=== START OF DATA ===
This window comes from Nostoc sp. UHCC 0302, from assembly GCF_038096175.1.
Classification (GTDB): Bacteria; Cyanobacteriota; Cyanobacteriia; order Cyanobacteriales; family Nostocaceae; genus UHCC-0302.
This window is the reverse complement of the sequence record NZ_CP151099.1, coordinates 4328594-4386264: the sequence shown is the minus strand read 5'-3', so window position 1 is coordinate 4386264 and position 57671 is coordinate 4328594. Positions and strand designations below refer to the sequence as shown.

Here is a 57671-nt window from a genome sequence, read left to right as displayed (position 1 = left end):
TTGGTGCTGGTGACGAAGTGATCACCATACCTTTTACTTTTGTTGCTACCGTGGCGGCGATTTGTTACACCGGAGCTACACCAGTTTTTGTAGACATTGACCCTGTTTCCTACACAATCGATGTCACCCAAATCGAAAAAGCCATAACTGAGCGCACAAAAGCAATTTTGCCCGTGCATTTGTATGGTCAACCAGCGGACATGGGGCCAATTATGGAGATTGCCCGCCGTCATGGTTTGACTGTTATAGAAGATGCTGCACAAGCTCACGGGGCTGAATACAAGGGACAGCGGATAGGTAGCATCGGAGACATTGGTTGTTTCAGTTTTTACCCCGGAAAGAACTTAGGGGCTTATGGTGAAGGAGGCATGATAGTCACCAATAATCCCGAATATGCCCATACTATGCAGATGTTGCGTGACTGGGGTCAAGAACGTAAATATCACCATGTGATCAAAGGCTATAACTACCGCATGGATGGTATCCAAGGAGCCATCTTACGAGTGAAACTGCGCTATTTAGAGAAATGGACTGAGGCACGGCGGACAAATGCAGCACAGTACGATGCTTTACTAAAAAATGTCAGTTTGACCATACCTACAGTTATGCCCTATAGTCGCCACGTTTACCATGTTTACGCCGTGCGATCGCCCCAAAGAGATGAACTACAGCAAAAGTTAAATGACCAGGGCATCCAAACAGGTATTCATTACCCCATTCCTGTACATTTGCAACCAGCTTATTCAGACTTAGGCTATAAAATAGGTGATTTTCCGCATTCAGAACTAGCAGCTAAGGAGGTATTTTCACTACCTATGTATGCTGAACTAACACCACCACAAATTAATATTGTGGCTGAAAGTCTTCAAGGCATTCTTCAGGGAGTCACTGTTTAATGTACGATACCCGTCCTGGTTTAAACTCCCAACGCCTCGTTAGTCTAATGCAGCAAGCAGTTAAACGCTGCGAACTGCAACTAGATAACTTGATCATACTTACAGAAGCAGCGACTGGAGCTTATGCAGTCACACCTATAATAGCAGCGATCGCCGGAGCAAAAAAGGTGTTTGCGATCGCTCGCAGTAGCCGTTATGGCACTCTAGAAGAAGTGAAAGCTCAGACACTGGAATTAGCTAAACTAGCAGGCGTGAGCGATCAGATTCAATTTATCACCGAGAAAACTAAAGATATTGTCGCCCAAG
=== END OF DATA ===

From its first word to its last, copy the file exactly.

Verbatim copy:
This window comes from Nostoc sp. UHCC 0302, from assembly GCF_038096175.1.
Classification (GTDB): Bacteria; Cyanobacteriota; Cyanobacteriia; order Cyanobacteriales; family Nostocaceae; genus UHCC-0302.
This window is the reverse complement of the sequence record NZ_CP151099.1, coordinates 4328594-4386264: the sequence shown is the minus strand read 5'-3', so window position 1 is coordinate 4386264 and position 57671 is coordinate 4328594. Positions and strand designations below refer to the sequence as shown.

Here is a 57671-nt window from a genome sequence, read left to right as displayed (position 1 = left end):
TTGGTGCTGGTGACGAAGTGATCACCATACCTTTTACTTTTGTTGCTACCGTGGCGGCGATTTGTTACACCGGAGCTACACCAGTTTTTGTAGACATTGACCCTGTTTCCTACACAATCGATGTCACCCAAATCGAAAAAGCCATAACTGAGCGCACAAAAGCAATTTTGCCCGTGCATTTGTATGGTCAACCAGCGGACATGGGGCCAATTATGGAGATTGCCCGCCGTCATGGTTTGACTGTTATAGAAGATGCTGCACAAGCTCACGGGGCTGAATACAAGGGACAGCGGATAGGTAGCATCGGAGACATTGGTTGTTTCAGTTTTTACCCCGGAAAGAACTTAGGGGCTTATGGTGAAGGAGGCATGATAGTCACCAATAATCCCGAATATGCCCATACTATGCAGATGTTGCGTGACTGGGGTCAAGAACGTAAATATCACCATGTGATCAAAGGCTATAACTACCGCATGGATGGTATCCAAGGAGCCATCTTACGAGTGAAACTGCGCTATTTAGAGAAATGGACTGAGGCACGGCGGACAAATGCAGCACAGTACGATGCTTTACTAAAAAATGTCAGTTTGACCATACCTACAGTTATGCCCTATAGTCGCCACGTTTACCATGTTTACGCCGTGCGATCGCCCCAAAGAGATGAACTACAGCAAAAGTTAAATGACCAGGGCATCCAAACAGGTATTCATTACCCCATTCCTGTACATTTGCAACCAGCTTATTCAGACTTAGGCTATAAAATAGGTGATTTTCCGCATTCAGAACTAGCAGCTAAGGAGGTATTTTCACTACCTATGTATGCTGAACTAACACCACCACAAATTAATATTGTGGCTGAAAGTCTTCAAGGCATTCTTCAGGGAGTCACTGTTTAATGTACGATACCCGTCCTGGTTTAAACTCCCAACGCCTCGTTAGTCTAATGCAGCAAGCAGTTAAACGCTGCGAACTGCAACTAGATAACTTGATCATACTTACAGAAGCAGCGACTGGAGCTTATGCAGTCACACCTATAATAGCAGCGATCGCCGGAGCAAAAAAGGTGTTTGCGATCGCTCGCAGTAGCCGTTATGGCACTCTAGAAGAAGTGAAAGCTCAGACACTGGAATTAGCTAAACTAGCAGGCGTGAGCGATCAGATTCAATTTATCACCGAGAAAACTAAAGATATTGTCGCCCAAG